10 Considerations Before Becoming a Vegetarian

Millions of people currently subsist on a diet free of meat, and millions more do so on a diet completely free of any animal produce whatsoever. For some reason, what a person chooses (or rather in this case, chooses not) to eat is a weirdly contentious issue online. So we compiled a list of 5 pros and 5 cons of a vegetarian or vegan diet you you may want to consider if not eating meat is something that’s ever appealed to you.

*Note: There is an unbelievable amount of misinformation about the topic of vegetarian diets online from both sides of the aisle. To be clear, this article neither supports nor condemns the idea of abstaining from eating meat. It’s an interesting topic that has become highly politicized and we just wanted to challenge that with an article that takes a more balanced approach.


5. Vegetarian diets cost more (if you’re poor)

Although a diet consisting solely of pizza, fries, and super-sized cups of soda technically constitutes a vegetarian diet, the image in most people’s heads when they hear the word “vegetarian” is one of a cornucopia of fresh fruit and vegetables. Which is a problem, because fresh produce costs a lot of money.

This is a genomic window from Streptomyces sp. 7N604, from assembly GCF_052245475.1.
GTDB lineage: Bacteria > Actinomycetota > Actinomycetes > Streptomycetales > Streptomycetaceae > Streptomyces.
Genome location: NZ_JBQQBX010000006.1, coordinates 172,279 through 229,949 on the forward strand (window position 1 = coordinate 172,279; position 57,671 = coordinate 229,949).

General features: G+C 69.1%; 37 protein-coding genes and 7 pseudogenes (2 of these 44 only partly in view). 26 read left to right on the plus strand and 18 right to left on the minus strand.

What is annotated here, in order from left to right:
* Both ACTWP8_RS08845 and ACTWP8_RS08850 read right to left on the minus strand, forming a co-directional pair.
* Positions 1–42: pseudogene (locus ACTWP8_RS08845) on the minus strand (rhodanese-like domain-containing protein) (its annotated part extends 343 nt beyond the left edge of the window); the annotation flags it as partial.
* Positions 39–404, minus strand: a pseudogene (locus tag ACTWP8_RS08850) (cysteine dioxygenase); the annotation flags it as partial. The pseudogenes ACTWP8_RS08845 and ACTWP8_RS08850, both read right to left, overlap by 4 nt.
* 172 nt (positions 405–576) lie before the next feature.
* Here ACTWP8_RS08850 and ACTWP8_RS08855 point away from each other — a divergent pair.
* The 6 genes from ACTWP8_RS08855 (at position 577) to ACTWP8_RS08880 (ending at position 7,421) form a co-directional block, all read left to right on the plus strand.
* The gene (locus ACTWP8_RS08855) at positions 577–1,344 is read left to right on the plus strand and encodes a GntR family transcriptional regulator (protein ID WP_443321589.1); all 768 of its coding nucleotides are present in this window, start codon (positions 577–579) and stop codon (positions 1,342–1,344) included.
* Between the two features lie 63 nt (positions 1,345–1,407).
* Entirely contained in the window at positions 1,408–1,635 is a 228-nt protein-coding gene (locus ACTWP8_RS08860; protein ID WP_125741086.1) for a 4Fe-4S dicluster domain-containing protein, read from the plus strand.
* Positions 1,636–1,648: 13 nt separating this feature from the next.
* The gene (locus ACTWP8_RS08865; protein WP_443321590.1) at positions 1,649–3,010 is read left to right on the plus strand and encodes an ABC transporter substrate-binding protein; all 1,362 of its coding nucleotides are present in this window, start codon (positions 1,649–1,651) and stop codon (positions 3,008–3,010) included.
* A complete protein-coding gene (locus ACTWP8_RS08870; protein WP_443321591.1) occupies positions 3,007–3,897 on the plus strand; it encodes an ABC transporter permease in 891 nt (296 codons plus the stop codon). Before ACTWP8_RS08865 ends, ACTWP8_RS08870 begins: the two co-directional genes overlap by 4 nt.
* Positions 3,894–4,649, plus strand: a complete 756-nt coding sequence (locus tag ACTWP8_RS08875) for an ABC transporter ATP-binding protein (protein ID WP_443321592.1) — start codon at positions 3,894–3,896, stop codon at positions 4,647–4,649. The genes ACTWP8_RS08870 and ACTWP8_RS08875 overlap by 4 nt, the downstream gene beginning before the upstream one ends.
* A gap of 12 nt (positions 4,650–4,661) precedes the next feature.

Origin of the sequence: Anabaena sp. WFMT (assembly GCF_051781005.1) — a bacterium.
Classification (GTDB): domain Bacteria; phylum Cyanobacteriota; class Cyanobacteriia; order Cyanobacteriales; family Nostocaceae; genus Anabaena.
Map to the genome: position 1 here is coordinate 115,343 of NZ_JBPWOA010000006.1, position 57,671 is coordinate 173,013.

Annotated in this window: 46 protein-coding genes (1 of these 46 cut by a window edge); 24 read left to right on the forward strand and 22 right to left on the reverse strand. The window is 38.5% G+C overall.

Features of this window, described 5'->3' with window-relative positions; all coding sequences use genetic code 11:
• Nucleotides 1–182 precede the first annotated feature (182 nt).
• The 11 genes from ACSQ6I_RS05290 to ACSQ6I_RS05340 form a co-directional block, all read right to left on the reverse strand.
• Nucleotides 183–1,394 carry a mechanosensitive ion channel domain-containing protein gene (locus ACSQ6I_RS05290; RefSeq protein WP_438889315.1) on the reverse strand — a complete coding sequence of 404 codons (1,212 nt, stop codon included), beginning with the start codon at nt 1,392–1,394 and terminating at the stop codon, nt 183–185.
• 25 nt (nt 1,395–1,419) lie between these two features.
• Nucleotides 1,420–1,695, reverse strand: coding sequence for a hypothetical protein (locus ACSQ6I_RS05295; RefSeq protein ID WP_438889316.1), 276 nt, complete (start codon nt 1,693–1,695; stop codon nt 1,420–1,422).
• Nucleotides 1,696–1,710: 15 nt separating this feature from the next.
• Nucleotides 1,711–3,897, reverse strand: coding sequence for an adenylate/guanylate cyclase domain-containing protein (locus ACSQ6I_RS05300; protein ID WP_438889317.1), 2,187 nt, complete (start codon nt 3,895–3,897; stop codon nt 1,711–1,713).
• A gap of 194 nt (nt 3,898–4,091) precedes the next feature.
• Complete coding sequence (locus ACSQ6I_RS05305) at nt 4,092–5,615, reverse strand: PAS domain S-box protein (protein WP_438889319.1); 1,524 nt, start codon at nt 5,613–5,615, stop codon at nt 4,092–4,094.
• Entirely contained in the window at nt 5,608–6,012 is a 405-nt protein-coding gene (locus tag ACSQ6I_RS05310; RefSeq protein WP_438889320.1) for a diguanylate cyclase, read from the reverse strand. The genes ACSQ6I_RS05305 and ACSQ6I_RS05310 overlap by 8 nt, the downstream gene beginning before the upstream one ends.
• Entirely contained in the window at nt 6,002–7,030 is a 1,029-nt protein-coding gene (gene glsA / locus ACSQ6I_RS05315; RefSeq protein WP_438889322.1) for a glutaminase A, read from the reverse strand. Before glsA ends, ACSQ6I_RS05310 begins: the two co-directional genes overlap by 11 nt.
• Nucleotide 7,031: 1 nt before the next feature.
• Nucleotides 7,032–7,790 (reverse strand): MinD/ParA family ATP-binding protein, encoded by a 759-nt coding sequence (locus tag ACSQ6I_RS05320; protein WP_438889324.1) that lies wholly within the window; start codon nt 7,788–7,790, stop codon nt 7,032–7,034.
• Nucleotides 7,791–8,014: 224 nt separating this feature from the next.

Now this is the point in conversation where someone would interject to say “well, actually, if you go to the farmer’s market, you can get a week’s worth of groceries for a fraction of the price you can in the store.” Which is a perfectly valid point that means nothing to the millions of low income families who simply don’t have the kind of scratch necessary to drive 30 miles on a weekend to buy chard. Something militant vegetarians seem to have a hard time understanding is that to some people, crappy junk food is cheaper than fresh fruit and vegetables. A study exploring the inherent difficulties of maintaining a nutritionally balanced diet on a low income supports this, stating:

“When incomes drop and family budgets shrink, food choices shift toward cheaper but more energy-dense foods. The first items dropped are usually healthier foods – high-quality proteins, whole grains, vegetables and fruit.”